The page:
Fortnite announced the beginning of its brand-new Fortnitemares Event, which mostly revolves around the opening of Hexsylvania. This Halloween-themed castle adds about two dozen story quests, eight heroes, and a spooky llama for those who brave its terrifying catacombs. Oh, and there’s a pumpkin launcher, because the Great and Powerful Pumpkin Lobby demands subservience in all games (or so says its CEO, Mr. Van Pelt).
Fortnitemares begins tomorrow, October 26th, a date which also marks the end of the current Horde Bash event.
Blizzard just announced that it’s just counted 35 million Overwatch players – not too shabby for a buy-to-play team shooter that started out by tossing half a dozen MMORPG development dev years down a drain. That ought to make investors happy – expect the next investor relations report in early November.
I’d love to give more info, but the #8 revenue PC game and #6 revenue console game in the world sent a press release with nothing else. So instead, we’ll compare it to some other big numbers lately: 10M have shown up for Fortnite’s free-to-play console battle royal mode, while PUBG’s sold 13M in the last couple of months.
Also, this guy speaks for everybody.
The development train for Fortnite isn’t slowing down, with the studio posting a long list of projects that its teams are currently tackling. For those who don’t have time to peruse the full rundown, some of the more notable line items include voice chat,
In community news, some of Fortnite’s players have reported that the studio has overturned accidental bans and compensated affected individuals for the bother. After seeing the compensation, some voices wished that they had been mistakenly booted.
The team also teased Fortnite’s Halloween event in its most recent dev update video. Apparently this will be “quest-driven” featuring eight new heroes, two new weapons, and an additional biome called Hexelvania. More details will be forthcoming next week.
Are you one of the 10M people who’ve dipped into Fortnite’s battle royal mode? Or perhaps one of the 500K who played concurrently this past weekend? Then you’ll want to point your eyeballs at the game’s latest patch. The 1.7.1 update brings battle royale stats, a monster power balance in the Save the World mode, and changes to the progression system for Challenge the Horde game mode. At least if the studio can get the kinks worked out, anyway. My favorite patch note? “Added a few structures near Tomato Town.”
Of note, Epic says it’s making good on its promise to upend cheaters, having now implemented the contentious but widespread third-party BattlEye program, even for PvE players. The program is used in multiple games but has been criticized heavily for privacy violations, most recently by the ARK Survival Evolved community. Epic, however, has stated on Reddit that BattlEye was not to blame for the recent spate of false positives in cheat detection.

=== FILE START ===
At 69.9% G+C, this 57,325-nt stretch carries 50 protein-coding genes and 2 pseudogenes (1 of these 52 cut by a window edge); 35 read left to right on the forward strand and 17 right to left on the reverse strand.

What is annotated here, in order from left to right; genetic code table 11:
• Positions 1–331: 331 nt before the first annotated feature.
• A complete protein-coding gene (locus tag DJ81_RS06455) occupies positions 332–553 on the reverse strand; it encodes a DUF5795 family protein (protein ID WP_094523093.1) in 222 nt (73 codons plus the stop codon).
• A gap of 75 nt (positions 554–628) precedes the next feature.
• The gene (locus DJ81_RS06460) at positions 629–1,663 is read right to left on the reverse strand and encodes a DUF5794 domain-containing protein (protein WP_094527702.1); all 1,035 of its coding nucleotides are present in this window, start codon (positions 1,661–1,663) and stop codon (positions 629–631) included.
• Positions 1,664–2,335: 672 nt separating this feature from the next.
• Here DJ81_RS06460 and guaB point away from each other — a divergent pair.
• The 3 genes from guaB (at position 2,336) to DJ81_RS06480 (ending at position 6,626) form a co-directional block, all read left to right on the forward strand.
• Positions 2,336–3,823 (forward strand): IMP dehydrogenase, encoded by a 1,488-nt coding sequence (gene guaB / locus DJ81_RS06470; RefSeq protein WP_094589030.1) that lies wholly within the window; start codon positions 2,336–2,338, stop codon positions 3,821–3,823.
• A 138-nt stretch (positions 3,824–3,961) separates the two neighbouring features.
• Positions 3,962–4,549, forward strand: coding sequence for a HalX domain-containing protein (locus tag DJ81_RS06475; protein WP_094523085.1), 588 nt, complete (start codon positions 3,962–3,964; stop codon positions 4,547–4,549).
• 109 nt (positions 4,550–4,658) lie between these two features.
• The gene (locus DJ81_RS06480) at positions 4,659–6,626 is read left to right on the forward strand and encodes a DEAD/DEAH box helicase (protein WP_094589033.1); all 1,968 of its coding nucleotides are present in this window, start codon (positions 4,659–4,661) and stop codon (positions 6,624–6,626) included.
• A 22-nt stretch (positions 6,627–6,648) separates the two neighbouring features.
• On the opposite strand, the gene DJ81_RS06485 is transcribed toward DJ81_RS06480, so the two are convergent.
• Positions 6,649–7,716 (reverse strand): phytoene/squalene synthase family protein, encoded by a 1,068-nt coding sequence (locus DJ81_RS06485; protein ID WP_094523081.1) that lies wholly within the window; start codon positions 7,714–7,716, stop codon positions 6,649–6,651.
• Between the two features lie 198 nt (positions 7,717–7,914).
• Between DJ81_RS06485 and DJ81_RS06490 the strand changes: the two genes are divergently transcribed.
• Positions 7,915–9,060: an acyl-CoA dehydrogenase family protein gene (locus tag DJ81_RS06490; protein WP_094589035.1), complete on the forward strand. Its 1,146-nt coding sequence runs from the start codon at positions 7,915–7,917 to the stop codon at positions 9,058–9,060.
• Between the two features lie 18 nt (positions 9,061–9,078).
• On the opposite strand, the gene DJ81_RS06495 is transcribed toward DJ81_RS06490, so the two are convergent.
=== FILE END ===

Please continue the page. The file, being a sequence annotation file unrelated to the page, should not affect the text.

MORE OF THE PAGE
That isn’t to say nobody’s to blame. Indeed, the company is apparently personally suing the creators of two sub-based cheat service, AddictedCheats, at least one of whom has been “banned from Fortnite at least nine times,” according to the filing. MOP readers will recall that Blizzard’s enjoyed a measure of litigation success over cheat-vendors preying on its own games, so we’ll see whether Epic does too.
Remember a few days back when Fortnite broke half a million concurrent players with its contentious free-to-play battle royal mode, the one that earned ire from both paying PvE players and PUBG studio Bluehole? That was just the peak concurrency. Today, Epic Games has put out an infographic to give a slightly more complete picture of just how the game is doing.
The studio boasts that 10 million folks have logged in to play the PvP mode in the last two weeks since it opened, racking up almost 45 million hours played. The other stats are superfluous and fun, like number of people who leaped from the battle bus (almost 300 million of you). So, 10 million bodies then. No wonder Epic’s had no public comment on Bluehole’s complaints.
Cheating is bad in online games; we can all agree on that. Having anti-cheat software usually raises some questions back and forth, but the core idea of making sure that cheating is stopped swiftly at the root at least makes a fair amount of sense. Really, the only problem with it in the long term is if it mistakenly flags innocent accounts for immediate banning when they weren’t doing anything wrong. You know, like what seems to be happening to Fortnite players recently.
The studio quickly identified the issue and is working to both fix the problem and correct the automated cheat bans for players unfairly barred from the game; the bug appears to be caused by shooting whilst on a swingset, and players hit by this false positive should no longer be getting fully banned. Still, it takes some time to reverse bans, and it’s hard to argue that this makes the anti-cheat software look good. Unless you think swingsets are inherently evil, we suppose. So that’s a mixed result when the game cracks down hard on cheating, perhaps.